Friday, September 16, 2011

Teen Interview: Bonnie J. Doerr (Part I)

Anna Sattler
Welcome back, Anna!
Anna has interviewed author Bonnie J. Doerr, who is the award-winning author of eco-mysteries, including Island Sting and Stakeout. Because Bonnie's responses are so much fun and comprehensive, we're dividing the interview into two parts. Here's PART 1:

·                     What inspired your books?

There are many young people with huge hearts who actively care about each other and the world in which they live. A growing number of teens are involved in environmental stewardship. We never hear enough about these kids. They are my real inspiration. 

For years I lived in the fragile Florida Keys where environmental issues are impossible to ignore. Throughout this chain of islands, there are countless reports of mysterious assaults on wildlife and habitat. For example, recently a loggerhead sea turtle was found floating with a pneumatic spear-gun arrow protruding from its head. Fortunately, it was rescued and survived. My own stories are shaped from such sad tales.

I create heroic teens who investigate and solve ecological crimes and write these sleuths into fun, fast-paced, contemporary novels.How these kids manage to secretly investigate crime, nab treacherous criminals, deal with personal family problems, and engage in a bit of romance all at the same time is beyond me. They experience some scary, serious danger, but they always pull it off.

·                    What sparked your interest in wildlife preservation?

My father lit my passion for all things wild—animal or vegetable.  He was a Boy Scout leader who took our family on adventures across theUnited States. When we weren’t on the road, we spent weekends and summers lakeside in the Pennsylvania mountains. I had no siblings near my age, so I roamed alone imagining friendships with other living things—natural beings that were rooted, winged, finned, two-legged, four-legged, or had no legs at all. (I wasn’t on the best of terms with every six or eight-legged critter.)

These trips to the mountains usually ended with little Bonnie being frisked for live contraband before the drive home to suburbia. More than once, Mom realized she’d forgotten the inspection. So she’d pull off the road in the countryside, little Bonnie would be busted, and tadpoles, newts, or an occasional baby snake would be returned to the wild.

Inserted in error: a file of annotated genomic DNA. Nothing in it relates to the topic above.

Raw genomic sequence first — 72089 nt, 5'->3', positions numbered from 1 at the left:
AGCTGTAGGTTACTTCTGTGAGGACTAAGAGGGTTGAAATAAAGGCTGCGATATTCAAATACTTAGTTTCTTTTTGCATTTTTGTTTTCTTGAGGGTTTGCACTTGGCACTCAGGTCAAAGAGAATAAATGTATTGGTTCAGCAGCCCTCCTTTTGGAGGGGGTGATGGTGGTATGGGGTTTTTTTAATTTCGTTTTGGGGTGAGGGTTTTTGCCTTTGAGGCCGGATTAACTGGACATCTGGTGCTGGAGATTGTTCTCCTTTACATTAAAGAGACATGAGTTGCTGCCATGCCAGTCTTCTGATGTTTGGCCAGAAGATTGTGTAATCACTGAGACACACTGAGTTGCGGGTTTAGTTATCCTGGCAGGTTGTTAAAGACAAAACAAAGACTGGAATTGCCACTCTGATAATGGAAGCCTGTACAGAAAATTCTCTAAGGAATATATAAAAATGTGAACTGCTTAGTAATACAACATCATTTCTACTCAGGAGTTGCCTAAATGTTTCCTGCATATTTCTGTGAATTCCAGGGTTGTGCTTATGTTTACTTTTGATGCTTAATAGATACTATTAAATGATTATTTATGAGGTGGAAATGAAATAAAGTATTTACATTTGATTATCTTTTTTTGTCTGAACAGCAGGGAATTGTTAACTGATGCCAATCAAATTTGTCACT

Nature is the supreme creation. If we destroy it, we destroy ourselves. How can we not champion its preservation?

·                     When did you begin writing?

There’s a great deal of preparation before words are committed to the page. I spent most of my life in preparation.

As a child, I created plots in my mind and acted them out. Didn’t we all? Most every playdate started with the words, “Pretend that you...” Proceeded with, “Pretend that I...” And then the fun began. There was a mystery to be solved. A bad guy to run from. A thief to catch. An animal to save.

When I was alone I manipulated miniature figures and assorted props to act out stories. After I went to bed at night, I often imagined I was engaged in some exciting drama. I often woke lying sideways at the wrong end of the mattress. This after sliding off blankets folded saddle style over the foot of the bed frame. Sometimes I still had my reins in hand. (Okay, they were belts I’d attached to the bedpost for a bridle.) Dang, it was hard to stay on that horse. It seems like I’ve been creating stories forever. 

But it wasn’t until I reached high school that I began writing. I reported feature stories for the school newspaper and wrote poetry—the perfect outlet for teenage angst. As for novel writing, that came much later. After I was long established in my career, about fourteen years ago, I finally reached a point where I could carve out time to seriously study the craft.

And study it, she did. Bonnie has received several awards for her work. Visit her at her blog, Bonnie Blogs Green, and her website for more information about her books and awards, and for lots of information about endangered species.

 Here's Bonnie holding one of her awards:


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